This rockfish is found from Santa Barbara, California, down to the tip of Baja California, Mexico, and in the Gulf of Mexico. It can grow to 26 inches and 6 pounds, but the photo specimen was 17 inches and 1 pound 14-3/4 ounces. This excellent eating fish and popular game fish is IUCN Red listed NE (Not Evaluated) and not considered endangered.
More on Rockfish.
Mexican Rockfish flesh is tender, off white and has light but interesting flavor. There is a thin layer of darker flesh right under the skin, but it is not noticeably stronger in taste than the lighter flesh.
The flesh holds together well for most types of cooking. It holds together well enough for poaching, and flakes apart well on the plate. For soup it should be put in near that last few minutes or it will start to break up into flakes. It is excellent poached or lightly powdered with rice flour and pan fried. This fish is not suitable for "whole fish" recipes because of its large head and skin shrink.
Buying: Mexican Rockfish occasionally appears in the Philippine fish markets here in Los Angeles, but is probably not common far from the coast, as the rockfish fishery along the Pacific coast is tightly controlled. The photo specimen was bought from a large Philippine market in Los Angeles (Eagle Rock), sold as Empire Snapper, which it most certainly isn't. Cost was 2016 US $2.99 per pound.
Scales: This fish is covered with very small scales that scrape off fairly easily and do not fly about much.
Cleaning: There's nothing unusual in cleaning this fish (see Method), but the esophagus is large and quite strong, so cut it off with kitchen shears. The gills are large and fairly firmly attached, but need not be pulled as the head is of no use.
Fillet: Mexican Rockfish is fairly easy to fillet, with an easy to follow fin ray and bone structure, and the flesh holds together well. First cut off the head, turning the knife steeply under the gill covers to get the maximum amount of flesh. Outline the fillet by cutting through the skin along the top, across the tail and especially along the bottom - cut a little deep and you can just pull the anal fin out. Cut from the top down following the bones to the backbone. Hop over the backbone at the tail and work forward. When you get to the ribcage just cut the ribs loose from the backbone with kitchen shears and pull them from the fillet with long nose pliers. Hold the flesh with your fingers on each side of the rib so it doesn't tear the flesh. There are some very substantial centerline pinbones for the length of the body cavity but they are easy to locate. Pull them straight forward, again holding the flesh in place. Method.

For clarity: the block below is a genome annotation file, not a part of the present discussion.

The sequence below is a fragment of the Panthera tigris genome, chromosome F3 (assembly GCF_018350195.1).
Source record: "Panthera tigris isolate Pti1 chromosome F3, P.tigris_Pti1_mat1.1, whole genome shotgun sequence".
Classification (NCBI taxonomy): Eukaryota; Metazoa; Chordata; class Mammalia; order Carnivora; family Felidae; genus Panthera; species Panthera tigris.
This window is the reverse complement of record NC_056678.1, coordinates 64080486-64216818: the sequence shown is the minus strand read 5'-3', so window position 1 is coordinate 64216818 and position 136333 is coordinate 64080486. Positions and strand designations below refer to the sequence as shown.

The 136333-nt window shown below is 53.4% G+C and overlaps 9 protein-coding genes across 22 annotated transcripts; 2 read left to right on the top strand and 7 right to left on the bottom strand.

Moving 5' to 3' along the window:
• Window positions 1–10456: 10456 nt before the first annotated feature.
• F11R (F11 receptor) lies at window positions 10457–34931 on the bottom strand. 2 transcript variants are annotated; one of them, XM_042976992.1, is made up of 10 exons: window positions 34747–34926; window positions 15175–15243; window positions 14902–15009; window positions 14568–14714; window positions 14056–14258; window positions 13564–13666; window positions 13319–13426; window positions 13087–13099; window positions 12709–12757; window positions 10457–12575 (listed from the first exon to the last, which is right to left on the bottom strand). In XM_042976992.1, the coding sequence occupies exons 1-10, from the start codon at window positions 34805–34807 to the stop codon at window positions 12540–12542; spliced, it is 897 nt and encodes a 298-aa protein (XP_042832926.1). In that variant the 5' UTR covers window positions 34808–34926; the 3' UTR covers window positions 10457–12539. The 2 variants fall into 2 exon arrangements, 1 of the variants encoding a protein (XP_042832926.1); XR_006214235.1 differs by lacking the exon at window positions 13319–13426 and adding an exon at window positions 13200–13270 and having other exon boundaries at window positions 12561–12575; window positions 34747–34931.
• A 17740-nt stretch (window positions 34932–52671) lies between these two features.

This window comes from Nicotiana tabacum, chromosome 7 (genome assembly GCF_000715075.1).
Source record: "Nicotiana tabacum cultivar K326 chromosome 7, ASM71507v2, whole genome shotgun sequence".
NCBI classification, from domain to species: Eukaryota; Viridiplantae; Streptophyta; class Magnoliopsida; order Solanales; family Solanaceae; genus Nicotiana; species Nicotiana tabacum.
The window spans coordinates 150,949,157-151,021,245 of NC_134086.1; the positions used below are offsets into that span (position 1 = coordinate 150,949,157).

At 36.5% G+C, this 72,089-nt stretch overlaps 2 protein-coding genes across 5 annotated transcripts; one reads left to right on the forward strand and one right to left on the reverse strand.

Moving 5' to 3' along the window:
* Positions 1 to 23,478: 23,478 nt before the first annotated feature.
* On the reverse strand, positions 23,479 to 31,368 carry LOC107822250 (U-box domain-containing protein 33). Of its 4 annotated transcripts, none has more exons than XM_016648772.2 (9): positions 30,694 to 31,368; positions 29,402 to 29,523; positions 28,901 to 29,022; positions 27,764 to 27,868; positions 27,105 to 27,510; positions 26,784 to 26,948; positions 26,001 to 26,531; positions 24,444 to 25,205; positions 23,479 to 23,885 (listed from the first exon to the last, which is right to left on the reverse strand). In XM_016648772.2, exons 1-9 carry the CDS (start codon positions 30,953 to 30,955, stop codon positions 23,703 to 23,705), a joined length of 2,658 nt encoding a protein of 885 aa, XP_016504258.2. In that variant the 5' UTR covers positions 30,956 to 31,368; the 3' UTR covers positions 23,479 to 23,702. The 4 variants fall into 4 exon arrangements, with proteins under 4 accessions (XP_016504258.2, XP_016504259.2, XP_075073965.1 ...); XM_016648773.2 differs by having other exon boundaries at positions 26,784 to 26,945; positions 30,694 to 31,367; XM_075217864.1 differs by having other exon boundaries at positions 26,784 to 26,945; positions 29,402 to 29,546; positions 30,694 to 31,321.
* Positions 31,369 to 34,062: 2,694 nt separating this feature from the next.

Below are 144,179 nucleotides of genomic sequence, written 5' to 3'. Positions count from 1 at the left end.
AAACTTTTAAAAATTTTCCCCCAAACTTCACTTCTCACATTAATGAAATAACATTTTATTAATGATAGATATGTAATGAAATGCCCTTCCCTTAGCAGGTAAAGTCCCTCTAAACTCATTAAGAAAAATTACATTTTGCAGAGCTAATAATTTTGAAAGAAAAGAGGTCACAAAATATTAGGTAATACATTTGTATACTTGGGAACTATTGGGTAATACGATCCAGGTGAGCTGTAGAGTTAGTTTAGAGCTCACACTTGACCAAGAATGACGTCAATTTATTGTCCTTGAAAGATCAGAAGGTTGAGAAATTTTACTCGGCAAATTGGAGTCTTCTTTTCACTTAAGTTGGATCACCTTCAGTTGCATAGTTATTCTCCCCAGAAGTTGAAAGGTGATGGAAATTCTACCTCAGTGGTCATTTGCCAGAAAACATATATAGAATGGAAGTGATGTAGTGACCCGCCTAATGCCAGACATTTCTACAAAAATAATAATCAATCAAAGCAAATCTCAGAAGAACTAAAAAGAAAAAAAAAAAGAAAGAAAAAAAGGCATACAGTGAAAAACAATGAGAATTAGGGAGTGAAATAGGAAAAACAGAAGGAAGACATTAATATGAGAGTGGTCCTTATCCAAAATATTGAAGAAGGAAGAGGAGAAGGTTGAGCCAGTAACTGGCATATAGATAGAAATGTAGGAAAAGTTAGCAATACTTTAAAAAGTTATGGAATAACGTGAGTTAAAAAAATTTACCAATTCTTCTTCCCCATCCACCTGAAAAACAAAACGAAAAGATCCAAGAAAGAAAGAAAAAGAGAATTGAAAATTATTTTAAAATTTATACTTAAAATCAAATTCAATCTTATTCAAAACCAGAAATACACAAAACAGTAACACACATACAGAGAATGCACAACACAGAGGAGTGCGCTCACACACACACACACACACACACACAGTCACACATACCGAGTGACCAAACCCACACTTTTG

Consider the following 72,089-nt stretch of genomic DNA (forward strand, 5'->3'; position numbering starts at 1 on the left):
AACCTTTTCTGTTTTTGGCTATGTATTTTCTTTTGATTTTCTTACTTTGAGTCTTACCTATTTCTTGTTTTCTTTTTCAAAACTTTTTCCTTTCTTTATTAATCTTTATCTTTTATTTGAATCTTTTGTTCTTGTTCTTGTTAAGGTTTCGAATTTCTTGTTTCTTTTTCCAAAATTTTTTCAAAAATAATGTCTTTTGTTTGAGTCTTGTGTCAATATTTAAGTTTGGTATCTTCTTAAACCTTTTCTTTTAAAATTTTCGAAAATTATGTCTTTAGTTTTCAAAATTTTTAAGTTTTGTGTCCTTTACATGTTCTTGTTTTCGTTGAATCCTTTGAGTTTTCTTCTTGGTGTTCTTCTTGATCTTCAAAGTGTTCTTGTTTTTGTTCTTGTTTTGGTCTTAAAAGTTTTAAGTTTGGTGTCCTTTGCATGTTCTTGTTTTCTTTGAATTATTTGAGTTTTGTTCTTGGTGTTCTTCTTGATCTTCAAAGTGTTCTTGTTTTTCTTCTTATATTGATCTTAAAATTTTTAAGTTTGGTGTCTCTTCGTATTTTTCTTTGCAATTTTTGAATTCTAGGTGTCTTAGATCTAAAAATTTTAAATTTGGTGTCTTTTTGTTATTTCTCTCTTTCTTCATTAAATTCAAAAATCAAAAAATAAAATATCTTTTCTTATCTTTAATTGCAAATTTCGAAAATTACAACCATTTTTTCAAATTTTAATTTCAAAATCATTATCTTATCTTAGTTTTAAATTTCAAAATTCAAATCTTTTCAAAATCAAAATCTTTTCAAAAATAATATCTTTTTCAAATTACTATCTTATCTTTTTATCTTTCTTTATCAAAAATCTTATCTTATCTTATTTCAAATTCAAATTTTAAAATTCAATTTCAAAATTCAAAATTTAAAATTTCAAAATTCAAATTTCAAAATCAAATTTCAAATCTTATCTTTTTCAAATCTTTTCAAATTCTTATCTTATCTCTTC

Skin: Skin shrink is severe, and it doesn't release from the flesh even when when cooked into jelly. The skin is thin but quite strong, and it's adhesion is poor. You can almost peel it off, so it's very easy to remove by the standard long knife and cutting board Method. Almost no flesh should be lost. I recommend simply cutting off the thin part of the skirt before skinning, as it will not contribute much flesh, and the unremovable membrane on the inside will cause it to curl strongly.
Yield: Yield is not high, because so much of this fish is head. A 1 pound 14-3/4 ounce fish yielded 11-1/4 ounces of skin on fillets (37%), but they usually need to be skinned, which would be 9-1/8 ounces (30%), presuming the thin part of the skirt is cut off.
Stock: The head, fins and bones, simmered slowly for 40 minutes, produced a murky stock with a strong smell and taste. I recommend you don't bother.
sf_rfmexiz* 160517 - www.clovegarden.com
© Andrew Grygus 2011 - email@example.com - Photos on this page are © cg1.
Linking to and non-commercial use of this page permitted.